Shylock indirectly influenced Portia's behavior in court. By continually saying things such as "Is it so nominated in the bond?" (IV, Scene 1, Line 258), Shylock helps Portia craft her argument against him, forcing him to take "nothing but the penalty" (IV, Scene 1, 321). This exchange is integral to the play's plot and is chiefly influenced by Shylock's insatiable desire for revenge against Antonio.
Influence on Jessica
Shylock directly influenced Jessica, his daughter. He drives his daughter into the arms of Lorenzo because of his miserly and ill-tempered personality. Jessica's eloping is a testament to the negative aspects of Shylock's personality. She cannot wait to abandon him, saying "if my fortunes be not crossed, I have a father, you a daughter, lost" (II, Scene 5, Lines 55-56). Because Jessica leaves Shylock for Lorenzo, Shylock's hate for Antonio and his companions only grows.
Shylock and Conflict
Shylock is one of the drivers of conflict in the play, as he gives rise to the court scene. His struggle with Antonio is central to
The Merchant of Venice
. Shylock seeks to exact revenge on Antonio for wronging him; he is attempting to get justice for the racism he suffers. To Shylock, Antonio likely represented the body of merchants who persecuted him. Nonetheless, this does not justify Shylock's behavior or his attempt on Antonio's life. Ultimately, Shylock receives "justice more than thou [he] desir'st" (IV, Scene 1, Line 315).
Shylock's Change Throughout the Play
Shylock's changes throughout the play are emotional changes rather than growth. Shylock begins the play with contempt for Antonio, which only grows as time progresses. However, he grows euphoric when he hears of Anotnio's misfortunes: "I am very glad of it. I'll plague him; I'll torture him" (III, Scene 1, Lines 116-117). His euphoria grows to a height when Portia feigns agreement with him in terms of the bond. However, his happiness is quickly abated when Portia turns on him saying "One drop of Christian blood, thy lands and goods are by the laws of Venice confiscate" (IV, Scene 1, Line 310). Shylock does not grow as a person during the play; rather, he changes emotionally depending on his leverage over Antonio and his companions.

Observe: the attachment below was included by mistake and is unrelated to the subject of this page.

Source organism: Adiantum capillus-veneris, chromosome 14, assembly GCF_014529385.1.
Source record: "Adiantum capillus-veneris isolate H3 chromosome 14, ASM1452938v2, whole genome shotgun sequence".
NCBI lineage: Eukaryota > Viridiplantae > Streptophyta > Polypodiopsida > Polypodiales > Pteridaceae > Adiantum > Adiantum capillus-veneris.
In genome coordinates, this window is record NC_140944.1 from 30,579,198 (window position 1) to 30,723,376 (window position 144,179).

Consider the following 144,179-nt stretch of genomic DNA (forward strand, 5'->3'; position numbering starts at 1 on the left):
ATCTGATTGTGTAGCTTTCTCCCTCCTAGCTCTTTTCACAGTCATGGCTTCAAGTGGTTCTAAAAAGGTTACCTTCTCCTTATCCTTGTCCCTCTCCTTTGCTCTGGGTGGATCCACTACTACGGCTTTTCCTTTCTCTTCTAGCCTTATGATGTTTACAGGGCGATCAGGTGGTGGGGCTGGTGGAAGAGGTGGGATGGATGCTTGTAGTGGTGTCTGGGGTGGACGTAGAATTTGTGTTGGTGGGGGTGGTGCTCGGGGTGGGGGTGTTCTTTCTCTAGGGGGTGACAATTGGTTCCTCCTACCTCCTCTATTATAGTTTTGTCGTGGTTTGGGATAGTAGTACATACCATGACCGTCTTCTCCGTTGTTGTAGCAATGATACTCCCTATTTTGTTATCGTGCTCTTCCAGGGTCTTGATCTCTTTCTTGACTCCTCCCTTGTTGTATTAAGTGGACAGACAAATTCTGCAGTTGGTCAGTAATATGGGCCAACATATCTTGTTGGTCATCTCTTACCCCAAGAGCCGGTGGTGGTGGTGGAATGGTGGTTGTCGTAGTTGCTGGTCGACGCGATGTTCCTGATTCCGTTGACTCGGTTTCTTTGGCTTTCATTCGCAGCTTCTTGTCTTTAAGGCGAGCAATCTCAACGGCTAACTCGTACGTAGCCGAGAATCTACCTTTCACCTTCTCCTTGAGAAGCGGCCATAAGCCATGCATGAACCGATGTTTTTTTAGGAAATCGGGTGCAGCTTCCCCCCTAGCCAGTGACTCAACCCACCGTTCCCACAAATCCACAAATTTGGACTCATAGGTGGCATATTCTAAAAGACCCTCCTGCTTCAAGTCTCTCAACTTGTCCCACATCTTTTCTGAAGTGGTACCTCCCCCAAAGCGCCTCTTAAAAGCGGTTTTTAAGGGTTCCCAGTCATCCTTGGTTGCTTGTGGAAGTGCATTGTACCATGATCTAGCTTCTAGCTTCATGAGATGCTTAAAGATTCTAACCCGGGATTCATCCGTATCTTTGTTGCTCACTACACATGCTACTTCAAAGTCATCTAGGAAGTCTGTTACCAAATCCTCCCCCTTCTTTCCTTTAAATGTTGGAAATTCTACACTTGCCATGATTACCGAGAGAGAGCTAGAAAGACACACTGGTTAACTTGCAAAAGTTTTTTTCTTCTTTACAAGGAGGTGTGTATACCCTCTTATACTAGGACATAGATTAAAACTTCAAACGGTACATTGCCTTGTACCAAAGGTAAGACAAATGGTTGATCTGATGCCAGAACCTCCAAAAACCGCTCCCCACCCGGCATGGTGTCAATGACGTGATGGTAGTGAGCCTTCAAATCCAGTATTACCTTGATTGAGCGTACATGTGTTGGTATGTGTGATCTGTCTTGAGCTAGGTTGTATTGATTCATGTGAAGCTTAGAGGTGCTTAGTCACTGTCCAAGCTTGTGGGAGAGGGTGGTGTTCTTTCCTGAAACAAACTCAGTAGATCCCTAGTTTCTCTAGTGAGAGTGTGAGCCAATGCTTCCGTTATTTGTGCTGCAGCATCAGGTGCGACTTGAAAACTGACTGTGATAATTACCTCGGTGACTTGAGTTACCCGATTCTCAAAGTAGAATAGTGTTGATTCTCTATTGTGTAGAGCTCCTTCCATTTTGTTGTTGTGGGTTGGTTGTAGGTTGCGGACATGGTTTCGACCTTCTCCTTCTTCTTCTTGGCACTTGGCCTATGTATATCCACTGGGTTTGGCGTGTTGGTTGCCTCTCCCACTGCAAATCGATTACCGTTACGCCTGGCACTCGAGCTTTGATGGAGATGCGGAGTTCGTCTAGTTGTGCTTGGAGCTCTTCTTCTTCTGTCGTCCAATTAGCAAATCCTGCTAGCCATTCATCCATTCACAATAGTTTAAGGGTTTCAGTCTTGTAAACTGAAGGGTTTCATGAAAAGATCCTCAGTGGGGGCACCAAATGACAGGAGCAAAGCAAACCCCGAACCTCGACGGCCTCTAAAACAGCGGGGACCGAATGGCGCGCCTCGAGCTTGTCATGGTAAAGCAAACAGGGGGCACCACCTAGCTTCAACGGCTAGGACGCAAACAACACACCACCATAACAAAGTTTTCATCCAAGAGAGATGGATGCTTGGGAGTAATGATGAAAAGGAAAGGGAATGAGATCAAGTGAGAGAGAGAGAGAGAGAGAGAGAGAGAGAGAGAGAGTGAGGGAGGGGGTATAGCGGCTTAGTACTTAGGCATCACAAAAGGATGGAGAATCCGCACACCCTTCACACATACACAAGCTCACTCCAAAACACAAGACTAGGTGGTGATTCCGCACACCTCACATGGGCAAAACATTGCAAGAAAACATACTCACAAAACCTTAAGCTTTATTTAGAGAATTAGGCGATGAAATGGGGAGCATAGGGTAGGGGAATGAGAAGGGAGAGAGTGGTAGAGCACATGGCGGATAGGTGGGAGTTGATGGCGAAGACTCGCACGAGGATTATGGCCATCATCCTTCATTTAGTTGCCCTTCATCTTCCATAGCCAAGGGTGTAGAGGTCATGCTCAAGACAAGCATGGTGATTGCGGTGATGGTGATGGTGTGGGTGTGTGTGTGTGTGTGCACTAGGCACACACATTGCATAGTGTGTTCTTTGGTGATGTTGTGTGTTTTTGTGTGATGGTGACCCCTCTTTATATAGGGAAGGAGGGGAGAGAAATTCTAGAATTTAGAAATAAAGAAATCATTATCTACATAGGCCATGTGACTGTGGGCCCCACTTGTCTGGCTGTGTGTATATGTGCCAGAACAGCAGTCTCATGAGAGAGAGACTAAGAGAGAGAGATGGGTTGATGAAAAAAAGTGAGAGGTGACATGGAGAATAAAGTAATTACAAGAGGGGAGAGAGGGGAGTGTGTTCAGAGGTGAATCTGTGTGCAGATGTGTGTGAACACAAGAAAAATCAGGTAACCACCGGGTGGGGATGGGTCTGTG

Shakespeare expresses that a person's race does not matter; rather, he shows that a person's character is far more important. Shylock exhibits stereotypical Jewish traits in a satirical fashion. He is the quintessential miserly and Catholic-hating Jew. Shakespeare even depicts him as crying for his ducats over lamenting the loss of his daughter and as saying things such as "I did dream of money bags tonight" (II, Scene 5, Line 17). However, Shylock's irascible temperament is far more important in judging him than his being Jewish. Jessica, Shylock’s daughter, does not exhibit the same behavior that Shylock exhibits in the play. Though Jessica is Jewish, Lorenzo, a Catholic, proposes to marry her. Lorenzo realizes that all Jews are not the same, as he describes Jessica as “wise, fair, and true” (II, Scene 6, Line 56), even though he despises her father. Despite the fact that Jessica is Jewish, the audience can sympathize with her because she is a personable character; however, Shylock is far harder to sympathize with because he is a malicious individual. His refusal to show mercy to Antonio saying "On what compulsion must I [show mercy]? Tell me that" (IV, Scene 1, Line 182) is a far more apt means of judging his character than his Jewish nationality. By exaggerating Shylock's Jewish characteristics and presenting him as having an awful personality, Shakespeare seeks to craft a satire of Elizabethan society and to prove that race has no bearing on a person's character.